University of Pittsburgh Cancer Institute, Pittsburgh, Pennsylvania, USA (2007-2012)
National Centre for Biological Sciences, Bangalore, India
I was exposed to a career in science early in life and consequently took the decision to pursue research in molecular biology. During my teenage years I attended a global environment youth convention at Lund University, Sweden, which exposed me to the scale and capacity of research throughout the world. Several years later I attended a workshop on molecular biology conducted by National University of Singapore at my high school where I got a chance to isolate DNA from tomato. These meetings coincided with the release of the first draft of the human genome project and piqued my interest in molecular biological research and its impact on society. I realized that I had found my calling and wanted to become a scientist.
I pursued a bachelor’s degree of engineering in biotechnology at Panjab University, Chandigarh and my Ph.D. from University of Pittsburgh, Pennsylvania, USA. In a tumor virology laboratory, under the mentorship of Dr. Yuan Chang and Dr. Patrick Moore, who have jointly discovered two cancer causing viruses, I analyzed how a newly discovered (2008) human tumor virus called Merkel cell polyomavirus (MCV) specifically caused a rare, lethal skin cancer called Merkel cell carcinoma. I generated antibodies to detect and diagnose viral oncoproteins and studied MCV's expression patterns in MCC and other cancers. I also discovered a link between MCV proteins and an anti-apoptotic protein called survivin. Using this link I explored the mechanism by which the virus evades cell death. Using survivin as a therapeutic target I tested a survivin-specific drug called YM155 pre-clinically on MCC cell lines and xenograft mouse models of MCC. Research work done during my thesis led to an antibody against the virus now being used in the clinic for diagnosis of MCC, the identification of a therapeutic target (survivin) and a compound with promising treatment potential. It has also contributed to MCV being declared as a carcinogen (Group-2A) by the World Health Organization.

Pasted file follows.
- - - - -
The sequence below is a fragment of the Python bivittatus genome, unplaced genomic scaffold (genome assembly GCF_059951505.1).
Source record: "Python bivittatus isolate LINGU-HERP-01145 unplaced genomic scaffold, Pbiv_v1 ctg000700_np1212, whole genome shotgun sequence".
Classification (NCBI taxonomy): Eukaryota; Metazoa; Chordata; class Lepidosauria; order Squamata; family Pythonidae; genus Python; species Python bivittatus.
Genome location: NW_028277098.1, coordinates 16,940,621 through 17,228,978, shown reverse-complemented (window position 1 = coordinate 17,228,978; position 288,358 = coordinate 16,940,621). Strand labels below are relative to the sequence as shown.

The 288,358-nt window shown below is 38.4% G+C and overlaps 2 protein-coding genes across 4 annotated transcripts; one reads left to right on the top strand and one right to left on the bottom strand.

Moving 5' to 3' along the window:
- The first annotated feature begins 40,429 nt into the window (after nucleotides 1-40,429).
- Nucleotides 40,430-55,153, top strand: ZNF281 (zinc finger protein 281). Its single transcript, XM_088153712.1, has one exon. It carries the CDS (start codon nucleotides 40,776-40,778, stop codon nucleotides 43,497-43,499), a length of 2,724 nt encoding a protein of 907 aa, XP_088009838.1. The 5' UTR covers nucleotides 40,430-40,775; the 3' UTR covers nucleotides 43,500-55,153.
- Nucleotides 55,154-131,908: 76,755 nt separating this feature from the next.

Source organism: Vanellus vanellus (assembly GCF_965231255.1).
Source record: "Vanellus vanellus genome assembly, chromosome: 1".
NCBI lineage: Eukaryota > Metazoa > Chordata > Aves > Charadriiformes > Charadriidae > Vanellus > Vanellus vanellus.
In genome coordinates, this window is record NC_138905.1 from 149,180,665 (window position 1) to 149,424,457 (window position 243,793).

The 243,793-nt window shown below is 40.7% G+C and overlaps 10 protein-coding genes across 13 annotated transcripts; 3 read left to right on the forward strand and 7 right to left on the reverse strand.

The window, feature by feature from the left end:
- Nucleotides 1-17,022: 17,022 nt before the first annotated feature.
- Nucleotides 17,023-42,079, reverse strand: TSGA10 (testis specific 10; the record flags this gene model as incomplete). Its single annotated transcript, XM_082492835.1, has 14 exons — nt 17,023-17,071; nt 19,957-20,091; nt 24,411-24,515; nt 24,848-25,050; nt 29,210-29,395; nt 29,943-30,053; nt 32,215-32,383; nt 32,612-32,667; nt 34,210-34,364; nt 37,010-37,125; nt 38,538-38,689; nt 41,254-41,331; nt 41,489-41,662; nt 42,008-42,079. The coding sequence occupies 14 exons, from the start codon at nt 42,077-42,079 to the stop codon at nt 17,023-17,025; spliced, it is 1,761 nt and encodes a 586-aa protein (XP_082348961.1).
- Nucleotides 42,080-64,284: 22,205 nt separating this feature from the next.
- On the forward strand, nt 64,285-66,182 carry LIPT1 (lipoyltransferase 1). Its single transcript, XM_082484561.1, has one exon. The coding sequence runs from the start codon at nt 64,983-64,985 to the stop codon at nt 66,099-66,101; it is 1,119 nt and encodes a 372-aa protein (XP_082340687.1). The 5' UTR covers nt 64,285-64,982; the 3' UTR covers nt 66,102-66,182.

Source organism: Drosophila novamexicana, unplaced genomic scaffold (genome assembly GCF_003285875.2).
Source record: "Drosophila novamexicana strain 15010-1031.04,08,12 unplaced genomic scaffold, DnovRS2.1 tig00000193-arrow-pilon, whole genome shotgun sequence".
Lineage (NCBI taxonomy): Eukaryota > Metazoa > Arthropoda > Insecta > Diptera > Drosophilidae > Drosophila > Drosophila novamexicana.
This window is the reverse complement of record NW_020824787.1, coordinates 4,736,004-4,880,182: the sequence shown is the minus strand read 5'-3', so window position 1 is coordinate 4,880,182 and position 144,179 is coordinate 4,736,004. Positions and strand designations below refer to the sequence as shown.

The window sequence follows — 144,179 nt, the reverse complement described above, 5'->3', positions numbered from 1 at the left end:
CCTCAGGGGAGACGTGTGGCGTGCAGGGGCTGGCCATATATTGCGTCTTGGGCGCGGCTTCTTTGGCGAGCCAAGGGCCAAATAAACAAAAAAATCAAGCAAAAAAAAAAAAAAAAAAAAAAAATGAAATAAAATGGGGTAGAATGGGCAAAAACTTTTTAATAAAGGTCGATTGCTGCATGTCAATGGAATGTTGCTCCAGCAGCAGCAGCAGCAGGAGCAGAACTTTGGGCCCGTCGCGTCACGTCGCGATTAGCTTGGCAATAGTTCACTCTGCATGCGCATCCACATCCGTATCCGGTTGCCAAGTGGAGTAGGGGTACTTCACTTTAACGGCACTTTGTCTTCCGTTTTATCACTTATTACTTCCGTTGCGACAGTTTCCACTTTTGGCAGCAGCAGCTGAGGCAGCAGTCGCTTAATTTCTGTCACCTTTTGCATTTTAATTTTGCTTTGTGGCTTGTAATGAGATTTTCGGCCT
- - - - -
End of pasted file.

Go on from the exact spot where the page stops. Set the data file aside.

A question that intrigued me, during my PhD years, was how even after effective treatment, a few circulating cancer cells would remain in a patient and cause recurrence after certain years. There are several theories that attempt to explain this phenomenon varying from the survival of cancer stem cells after therapy to the existence of dormancy of few cancer cells post treatment. The idea of dormancy in cancer interested me and I decided to understand the concept of quiescence in my post-doctoral research, albeit from a different perspective. I joined Prof. Jyotsna Dhawan's laboratory at inStem and studied tumor suppressor proteins (RIZ and RB) that regulate quiescence in muscle stem cells.
However, cancer research, being my first love, attracted me back. Under the guidance of Prof. Sudhir Krishna, at NCBS, I now want to explore the shared mechanisms between carcinogenesis and stemness using MCV as a model. With the Early Career Fellowship I hope to further the understanding of tumor viruses causing cancer.